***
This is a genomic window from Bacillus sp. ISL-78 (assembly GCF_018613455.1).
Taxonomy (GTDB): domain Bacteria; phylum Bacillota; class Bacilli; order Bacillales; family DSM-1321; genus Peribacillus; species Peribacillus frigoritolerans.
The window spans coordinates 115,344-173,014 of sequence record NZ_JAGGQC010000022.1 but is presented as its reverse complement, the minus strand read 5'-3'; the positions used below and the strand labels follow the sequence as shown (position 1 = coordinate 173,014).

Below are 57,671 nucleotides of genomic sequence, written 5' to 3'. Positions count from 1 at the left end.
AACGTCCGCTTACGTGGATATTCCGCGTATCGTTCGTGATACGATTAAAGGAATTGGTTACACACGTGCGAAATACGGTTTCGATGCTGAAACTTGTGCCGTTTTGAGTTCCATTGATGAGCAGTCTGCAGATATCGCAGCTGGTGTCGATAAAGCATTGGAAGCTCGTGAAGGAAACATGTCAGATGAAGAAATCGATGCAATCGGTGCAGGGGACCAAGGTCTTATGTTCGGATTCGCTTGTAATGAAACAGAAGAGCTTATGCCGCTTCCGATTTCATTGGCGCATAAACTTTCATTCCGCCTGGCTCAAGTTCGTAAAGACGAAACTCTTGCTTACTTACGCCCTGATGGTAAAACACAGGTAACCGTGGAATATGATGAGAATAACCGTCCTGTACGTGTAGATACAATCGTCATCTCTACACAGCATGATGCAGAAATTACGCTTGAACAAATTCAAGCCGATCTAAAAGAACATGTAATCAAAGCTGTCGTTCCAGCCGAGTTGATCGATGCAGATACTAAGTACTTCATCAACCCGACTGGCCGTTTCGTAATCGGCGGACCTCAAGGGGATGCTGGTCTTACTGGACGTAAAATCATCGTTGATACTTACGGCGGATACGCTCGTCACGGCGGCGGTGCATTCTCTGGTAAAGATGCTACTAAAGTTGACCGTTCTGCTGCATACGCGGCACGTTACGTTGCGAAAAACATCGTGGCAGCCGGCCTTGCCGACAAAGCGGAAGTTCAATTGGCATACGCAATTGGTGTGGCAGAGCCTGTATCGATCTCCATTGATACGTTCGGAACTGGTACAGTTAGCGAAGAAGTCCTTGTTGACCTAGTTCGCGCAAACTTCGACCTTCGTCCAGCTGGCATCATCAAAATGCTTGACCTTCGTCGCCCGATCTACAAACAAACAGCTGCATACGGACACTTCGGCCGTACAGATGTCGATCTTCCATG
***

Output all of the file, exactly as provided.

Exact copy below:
This is a genomic window from Bacillus sp. ISL-78 (assembly GCF_018613455.1).
Taxonomy (GTDB): domain Bacteria; phylum Bacillota; class Bacilli; order Bacillales; family DSM-1321; genus Peribacillus; species Peribacillus frigoritolerans.
The window spans coordinates 115,344-173,014 of sequence record NZ_JAGGQC010000022.1 but is presented as its reverse complement, the minus strand read 5'-3'; the positions used below and the strand labels follow the sequence as shown (position 1 = coordinate 173,014).

Below are 57,671 nucleotides of genomic sequence, written 5' to 3'. Positions count from 1 at the left end.
AACGTCCGCTTACGTGGATATTCCGCGTATCGTTCGTGATACGATTAAAGGAATTGGTTACACACGTGCGAAATACGGTTTCGATGCTGAAACTTGTGCCGTTTTGAGTTCCATTGATGAGCAGTCTGCAGATATCGCAGCTGGTGTCGATAAAGCATTGGAAGCTCGTGAAGGAAACATGTCAGATGAAGAAATCGATGCAATCGGTGCAGGGGACCAAGGTCTTATGTTCGGATTCGCTTGTAATGAAACAGAAGAGCTTATGCCGCTTCCGATTTCATTGGCGCATAAACTTTCATTCCGCCTGGCTCAAGTTCGTAAAGACGAAACTCTTGCTTACTTACGCCCTGATGGTAAAACACAGGTAACCGTGGAATATGATGAGAATAACCGTCCTGTACGTGTAGATACAATCGTCATCTCTACACAGCATGATGCAGAAATTACGCTTGAACAAATTCAAGCCGATCTAAAAGAACATGTAATCAAAGCTGTCGTTCCAGCCGAGTTGATCGATGCAGATACTAAGTACTTCATCAACCCGACTGGCCGTTTCGTAATCGGCGGACCTCAAGGGGATGCTGGTCTTACTGGACGTAAAATCATCGTTGATACTTACGGCGGATACGCTCGTCACGGCGGCGGTGCATTCTCTGGTAAAGATGCTACTAAAGTTGACCGTTCTGCTGCATACGCGGCACGTTACGTTGCGAAAAACATCGTGGCAGCCGGCCTTGCCGACAAAGCGGAAGTTCAATTGGCATACGCAATTGGTGTGGCAGAGCCTGTATCGATCTCCATTGATACGTTCGGAACTGGTACAGTTAGCGAAGAAGTCCTTGTTGACCTAGTTCGCGCAAACTTCGACCTTCGTCCAGCTGGCATCATCAAAATGCTTGACCTTCGTCGCCCGATCTACAAACAAACAGCTGCATACGGACACTTCGGCCGTACAGATGTCGATCTTCCATG